Canine cognitive dysfunction is a behavioral condition that occurs in older patients and is like Alzheimer’s in people. A recent study done at the University of California showed that this syndrome affected 32% of 11-year-old dogs and 100% of dogs over 16 years of age. The disease has a gradual onset, and most people fail to recognize early signs and chalk it up to the normal aging process.
Canine cognitive dysfunction symptoms:
- excessive vocalization
- accidents in the house
- decreased interaction with family members
- wake-sleep cycle disturbances
Like Alzheimer’s patients, canine cognitive dysfunction occurs due to a buildup of a specific type of protein called amyloid in the brain.
Several treatment options are available. Since we are unable to reverse the amyloid deposits already present it is important to start treatment early to prevent further deposition of this protein. We can’t make the amyloid deposits go away, but we can help prevent more buildup which will help decrease the symptoms.
- Purina Bright Minds is a diet that helps promote alertness and mental sharpness in dogs over 7 years old. I recommend this as the first line of defense, especially when symptoms are mild.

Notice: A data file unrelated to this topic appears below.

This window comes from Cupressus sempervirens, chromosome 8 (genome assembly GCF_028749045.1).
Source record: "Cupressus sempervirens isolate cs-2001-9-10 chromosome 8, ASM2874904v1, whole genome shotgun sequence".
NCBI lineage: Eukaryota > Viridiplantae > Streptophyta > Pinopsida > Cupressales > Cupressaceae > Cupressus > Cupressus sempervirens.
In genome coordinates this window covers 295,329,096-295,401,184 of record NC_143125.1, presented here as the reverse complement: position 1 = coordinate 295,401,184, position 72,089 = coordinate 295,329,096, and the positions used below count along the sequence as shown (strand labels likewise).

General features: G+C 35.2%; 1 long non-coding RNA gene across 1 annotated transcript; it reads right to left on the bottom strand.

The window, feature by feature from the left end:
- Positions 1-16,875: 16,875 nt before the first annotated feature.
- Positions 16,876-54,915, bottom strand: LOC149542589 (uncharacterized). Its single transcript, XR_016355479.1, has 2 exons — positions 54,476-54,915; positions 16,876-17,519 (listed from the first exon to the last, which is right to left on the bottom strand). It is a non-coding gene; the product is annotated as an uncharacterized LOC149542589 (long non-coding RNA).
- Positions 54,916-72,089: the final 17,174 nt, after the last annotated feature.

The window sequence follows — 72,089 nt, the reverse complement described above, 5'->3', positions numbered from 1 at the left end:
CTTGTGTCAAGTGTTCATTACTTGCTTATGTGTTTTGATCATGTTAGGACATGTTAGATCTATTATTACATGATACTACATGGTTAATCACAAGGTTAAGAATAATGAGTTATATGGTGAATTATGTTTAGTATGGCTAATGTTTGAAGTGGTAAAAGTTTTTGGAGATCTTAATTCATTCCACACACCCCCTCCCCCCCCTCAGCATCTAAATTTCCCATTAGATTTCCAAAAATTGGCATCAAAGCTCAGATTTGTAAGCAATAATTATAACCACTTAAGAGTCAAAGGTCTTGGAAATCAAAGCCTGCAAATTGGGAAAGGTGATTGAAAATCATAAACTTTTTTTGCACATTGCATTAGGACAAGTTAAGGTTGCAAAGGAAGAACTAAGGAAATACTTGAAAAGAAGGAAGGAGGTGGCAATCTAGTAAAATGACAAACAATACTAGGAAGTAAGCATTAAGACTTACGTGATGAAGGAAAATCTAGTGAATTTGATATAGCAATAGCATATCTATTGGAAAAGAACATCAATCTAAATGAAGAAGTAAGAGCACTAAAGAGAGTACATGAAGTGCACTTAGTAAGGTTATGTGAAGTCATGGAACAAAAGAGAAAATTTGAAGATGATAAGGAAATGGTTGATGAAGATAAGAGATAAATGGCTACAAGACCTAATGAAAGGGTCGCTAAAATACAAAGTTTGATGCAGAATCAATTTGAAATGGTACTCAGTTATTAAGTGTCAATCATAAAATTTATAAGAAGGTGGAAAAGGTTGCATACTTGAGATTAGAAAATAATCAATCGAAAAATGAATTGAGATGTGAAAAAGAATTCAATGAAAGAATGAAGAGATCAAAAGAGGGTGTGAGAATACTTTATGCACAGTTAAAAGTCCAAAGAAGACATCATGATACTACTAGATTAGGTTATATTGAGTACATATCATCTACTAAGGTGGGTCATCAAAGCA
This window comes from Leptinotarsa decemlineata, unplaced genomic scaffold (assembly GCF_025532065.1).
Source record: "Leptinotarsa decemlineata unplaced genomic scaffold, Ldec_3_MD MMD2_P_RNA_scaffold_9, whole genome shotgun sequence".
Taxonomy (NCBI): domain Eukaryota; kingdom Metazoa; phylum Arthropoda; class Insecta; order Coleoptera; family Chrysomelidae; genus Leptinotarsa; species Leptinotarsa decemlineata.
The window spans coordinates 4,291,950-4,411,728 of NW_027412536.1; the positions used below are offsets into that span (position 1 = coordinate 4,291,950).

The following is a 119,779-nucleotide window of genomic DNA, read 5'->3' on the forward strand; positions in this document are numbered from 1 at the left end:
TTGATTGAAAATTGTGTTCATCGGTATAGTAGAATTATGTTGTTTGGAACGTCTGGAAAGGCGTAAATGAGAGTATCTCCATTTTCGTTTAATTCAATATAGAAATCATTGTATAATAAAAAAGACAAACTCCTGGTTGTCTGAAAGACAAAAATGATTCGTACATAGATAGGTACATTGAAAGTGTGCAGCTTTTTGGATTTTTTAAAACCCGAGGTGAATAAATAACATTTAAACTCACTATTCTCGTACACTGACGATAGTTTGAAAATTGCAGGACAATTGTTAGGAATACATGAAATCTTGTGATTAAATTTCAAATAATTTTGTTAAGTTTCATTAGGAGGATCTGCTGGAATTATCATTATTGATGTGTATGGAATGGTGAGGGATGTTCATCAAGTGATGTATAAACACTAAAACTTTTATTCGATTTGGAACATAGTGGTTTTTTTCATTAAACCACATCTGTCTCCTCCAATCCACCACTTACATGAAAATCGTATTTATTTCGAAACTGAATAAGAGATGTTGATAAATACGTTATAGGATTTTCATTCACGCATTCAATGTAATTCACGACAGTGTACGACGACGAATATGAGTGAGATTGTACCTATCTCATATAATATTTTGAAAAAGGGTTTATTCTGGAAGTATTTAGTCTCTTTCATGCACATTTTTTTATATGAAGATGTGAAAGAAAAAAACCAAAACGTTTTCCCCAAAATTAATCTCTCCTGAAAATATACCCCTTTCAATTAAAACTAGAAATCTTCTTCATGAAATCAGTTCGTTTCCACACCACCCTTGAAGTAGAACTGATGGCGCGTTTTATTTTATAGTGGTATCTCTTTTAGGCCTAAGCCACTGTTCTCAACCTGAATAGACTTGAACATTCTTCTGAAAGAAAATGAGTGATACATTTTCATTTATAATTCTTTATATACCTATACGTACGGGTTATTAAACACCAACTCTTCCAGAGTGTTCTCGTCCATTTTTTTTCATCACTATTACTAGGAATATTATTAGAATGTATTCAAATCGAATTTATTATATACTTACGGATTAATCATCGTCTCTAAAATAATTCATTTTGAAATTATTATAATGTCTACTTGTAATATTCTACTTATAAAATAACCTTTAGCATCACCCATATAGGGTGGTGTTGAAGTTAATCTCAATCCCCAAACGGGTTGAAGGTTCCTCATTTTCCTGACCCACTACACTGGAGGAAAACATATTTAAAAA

- Purina Neurocare is a prescription diet that was developed to support cognitive support in dogs.
- A drug by the name of Anipryl (selegiline) is FDA approved for the treatment of this disease.
- There are a variety of dietary supplements such as antioxidants and fatty acids that can help.
- You can teach your old dog new tricks! If he can’t hear then teach him hand signals and if he can’t see, then teach him by touch or smell.
A two-year study showed the combined effect of a special diet and enriched environment provided the greatest improvement in learning ability when compared to the dogs that did not have either dietary or environmental enrichment.
If your pet is showing symptoms of canine cognitive dysfunction contact Guthrie Pet Hospital for a full physical and diagnostic testing to determine the cause.